As I mentioned above, “network revenue” and “interest income” have different drivers for growth (GMV and LHI respectively), and as these two revenue sources comprise almost 80% of the total revenue of the company, it is important to look into those separately. For instance, although the total revenue grew 53.8% YoY, the network revenue grew only 29% YoY, and the interest income grew 42% YoY.
As can be seen from the chart below, the Take Rate (calculated as Total network revenue divided by the GMV) compressed from 5.0% in Q1 2021 to 3.7% in Q1 2022; hence, the network revenue grew slower than the GMV. Take Rate is a function of the product mix (i.e. Affirm charges merchants a higher rate for 0% APR loans). In addition, Affirm only earns an interchange fee in case it doesn’t have a relationship with a merchant (i.e. Affirms consumer paid with a virtual or Debit+ card). The chart below illustrates a downtrend for the Take Rate, so it is important to monitor how this evolves going forward.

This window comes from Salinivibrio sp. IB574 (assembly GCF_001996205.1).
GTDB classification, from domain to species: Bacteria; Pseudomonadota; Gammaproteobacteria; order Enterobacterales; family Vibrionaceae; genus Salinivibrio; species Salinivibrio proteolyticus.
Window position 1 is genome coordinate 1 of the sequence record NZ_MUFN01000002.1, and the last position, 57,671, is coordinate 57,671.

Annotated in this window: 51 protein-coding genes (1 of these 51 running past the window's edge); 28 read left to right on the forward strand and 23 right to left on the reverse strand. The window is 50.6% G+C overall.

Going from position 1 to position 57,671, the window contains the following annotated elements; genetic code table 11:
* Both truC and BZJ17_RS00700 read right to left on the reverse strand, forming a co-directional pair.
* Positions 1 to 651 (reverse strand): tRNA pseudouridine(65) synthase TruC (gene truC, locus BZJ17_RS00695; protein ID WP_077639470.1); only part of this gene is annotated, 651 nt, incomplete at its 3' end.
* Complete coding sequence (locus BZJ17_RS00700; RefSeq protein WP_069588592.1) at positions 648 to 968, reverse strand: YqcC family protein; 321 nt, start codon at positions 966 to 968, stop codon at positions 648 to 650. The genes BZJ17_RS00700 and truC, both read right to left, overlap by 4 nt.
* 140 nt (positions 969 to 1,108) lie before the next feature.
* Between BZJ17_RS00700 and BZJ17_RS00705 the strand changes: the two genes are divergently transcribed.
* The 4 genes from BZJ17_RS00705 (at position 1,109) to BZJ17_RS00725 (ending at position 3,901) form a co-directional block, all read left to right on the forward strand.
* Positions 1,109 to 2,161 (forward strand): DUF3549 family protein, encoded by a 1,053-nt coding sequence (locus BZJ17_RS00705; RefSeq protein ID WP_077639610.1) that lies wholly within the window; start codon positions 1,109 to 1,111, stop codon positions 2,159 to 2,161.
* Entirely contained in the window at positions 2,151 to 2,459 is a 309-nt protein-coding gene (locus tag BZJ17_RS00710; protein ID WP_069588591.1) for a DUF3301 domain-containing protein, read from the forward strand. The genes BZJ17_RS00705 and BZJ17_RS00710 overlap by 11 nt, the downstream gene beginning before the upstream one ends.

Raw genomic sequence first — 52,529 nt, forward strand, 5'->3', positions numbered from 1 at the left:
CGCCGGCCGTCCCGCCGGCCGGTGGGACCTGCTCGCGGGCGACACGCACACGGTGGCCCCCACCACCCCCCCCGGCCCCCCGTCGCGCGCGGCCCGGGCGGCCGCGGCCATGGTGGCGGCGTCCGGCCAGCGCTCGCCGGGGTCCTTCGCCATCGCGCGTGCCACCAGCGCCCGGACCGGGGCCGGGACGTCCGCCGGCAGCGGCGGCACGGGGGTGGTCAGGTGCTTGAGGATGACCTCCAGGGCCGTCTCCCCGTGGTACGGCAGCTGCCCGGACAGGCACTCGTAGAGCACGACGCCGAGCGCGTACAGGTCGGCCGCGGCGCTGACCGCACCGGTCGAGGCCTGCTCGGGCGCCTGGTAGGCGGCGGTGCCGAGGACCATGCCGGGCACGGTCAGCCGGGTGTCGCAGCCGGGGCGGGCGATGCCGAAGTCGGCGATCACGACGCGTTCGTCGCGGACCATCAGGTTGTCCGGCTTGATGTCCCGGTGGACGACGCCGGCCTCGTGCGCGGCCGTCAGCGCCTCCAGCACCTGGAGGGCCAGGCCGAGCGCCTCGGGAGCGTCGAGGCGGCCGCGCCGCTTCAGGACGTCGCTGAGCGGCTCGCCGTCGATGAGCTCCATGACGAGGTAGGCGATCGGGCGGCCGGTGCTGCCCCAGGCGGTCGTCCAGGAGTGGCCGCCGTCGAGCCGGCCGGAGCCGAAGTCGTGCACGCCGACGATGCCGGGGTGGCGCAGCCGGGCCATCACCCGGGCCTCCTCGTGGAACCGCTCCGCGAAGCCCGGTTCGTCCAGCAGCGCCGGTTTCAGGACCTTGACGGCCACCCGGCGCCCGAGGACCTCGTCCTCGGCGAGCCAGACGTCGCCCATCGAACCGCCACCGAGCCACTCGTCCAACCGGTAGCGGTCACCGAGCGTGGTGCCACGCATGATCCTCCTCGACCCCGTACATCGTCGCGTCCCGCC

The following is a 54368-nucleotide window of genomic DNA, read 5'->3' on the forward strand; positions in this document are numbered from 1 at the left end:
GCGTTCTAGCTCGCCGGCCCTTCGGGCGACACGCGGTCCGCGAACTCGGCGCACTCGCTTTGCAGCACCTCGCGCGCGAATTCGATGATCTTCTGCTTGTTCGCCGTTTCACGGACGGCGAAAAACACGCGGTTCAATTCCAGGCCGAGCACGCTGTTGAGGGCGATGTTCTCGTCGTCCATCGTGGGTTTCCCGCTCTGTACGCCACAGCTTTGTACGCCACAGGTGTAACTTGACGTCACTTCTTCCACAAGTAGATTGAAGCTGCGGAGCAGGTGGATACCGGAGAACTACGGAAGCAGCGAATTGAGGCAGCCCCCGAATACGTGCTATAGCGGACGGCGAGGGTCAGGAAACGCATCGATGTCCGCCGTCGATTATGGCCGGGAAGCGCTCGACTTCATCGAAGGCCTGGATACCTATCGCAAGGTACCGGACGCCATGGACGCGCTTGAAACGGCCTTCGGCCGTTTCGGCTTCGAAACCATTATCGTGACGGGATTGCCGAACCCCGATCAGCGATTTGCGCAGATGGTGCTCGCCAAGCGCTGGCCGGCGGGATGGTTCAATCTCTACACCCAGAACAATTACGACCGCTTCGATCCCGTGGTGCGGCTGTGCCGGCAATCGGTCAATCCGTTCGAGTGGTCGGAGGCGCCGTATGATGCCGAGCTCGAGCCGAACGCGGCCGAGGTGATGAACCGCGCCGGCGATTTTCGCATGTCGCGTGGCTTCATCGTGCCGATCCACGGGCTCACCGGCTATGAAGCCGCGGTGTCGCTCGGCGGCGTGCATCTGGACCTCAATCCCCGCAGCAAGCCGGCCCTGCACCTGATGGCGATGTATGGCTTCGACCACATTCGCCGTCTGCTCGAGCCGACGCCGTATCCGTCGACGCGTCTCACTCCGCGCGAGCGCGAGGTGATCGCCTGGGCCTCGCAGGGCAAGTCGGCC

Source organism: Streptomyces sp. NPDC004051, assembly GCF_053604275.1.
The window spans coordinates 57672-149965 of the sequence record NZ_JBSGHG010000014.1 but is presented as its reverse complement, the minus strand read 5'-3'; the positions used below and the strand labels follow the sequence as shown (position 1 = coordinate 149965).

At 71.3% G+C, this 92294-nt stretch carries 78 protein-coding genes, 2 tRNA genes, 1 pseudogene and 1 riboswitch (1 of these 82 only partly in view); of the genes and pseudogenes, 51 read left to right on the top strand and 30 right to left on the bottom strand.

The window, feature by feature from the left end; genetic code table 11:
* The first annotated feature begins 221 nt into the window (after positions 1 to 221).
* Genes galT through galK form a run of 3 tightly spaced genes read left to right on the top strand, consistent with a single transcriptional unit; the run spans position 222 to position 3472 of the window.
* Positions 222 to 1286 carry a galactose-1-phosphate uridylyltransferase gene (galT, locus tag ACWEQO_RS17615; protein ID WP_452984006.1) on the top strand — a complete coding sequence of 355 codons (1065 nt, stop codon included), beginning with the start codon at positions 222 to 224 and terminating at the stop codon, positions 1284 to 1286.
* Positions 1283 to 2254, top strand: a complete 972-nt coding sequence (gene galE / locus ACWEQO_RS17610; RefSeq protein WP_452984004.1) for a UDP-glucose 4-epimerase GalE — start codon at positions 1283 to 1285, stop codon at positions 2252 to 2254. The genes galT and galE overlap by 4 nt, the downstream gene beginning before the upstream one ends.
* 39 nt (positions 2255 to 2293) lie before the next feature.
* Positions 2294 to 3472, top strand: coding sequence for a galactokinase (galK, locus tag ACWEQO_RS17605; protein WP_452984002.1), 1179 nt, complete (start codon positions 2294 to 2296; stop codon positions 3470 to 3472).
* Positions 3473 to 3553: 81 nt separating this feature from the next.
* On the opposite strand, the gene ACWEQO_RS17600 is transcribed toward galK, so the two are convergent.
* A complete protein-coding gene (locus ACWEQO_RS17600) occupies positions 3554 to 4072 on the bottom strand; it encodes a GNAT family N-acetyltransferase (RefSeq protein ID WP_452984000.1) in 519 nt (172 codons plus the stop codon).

Interest Income is a function of the size of the loan portfolio and the gross interest yield (for simplicity, I calculated annualized gross yield as Interest income / Average LHI portfolio * 4). As can be seen from the chart below, the growth in the Interest Income was supported not only by the size of the portfolio, but also by the increasing interest yield. Similar to the Take Rate, portfolio size and average yield are key metrics to monitor going forward.
Affirm guided for $345 to $355 million in total revenue in Q2 2021 (Fiscal Q4 2022), which would represent a 32-36% YoY growth. The full fiscal year 2022 revenue guidance is $1.33 to $1.34 billion.
Affirm is guiding for a sequential increase in GMV ($3.95 to $4.05 billion) in Q2 2022, and no growth, or even slight reduction, in revenue ($345 to $355 million). This suggests either a further compression in the Take Rate, Portfolio Yield or both.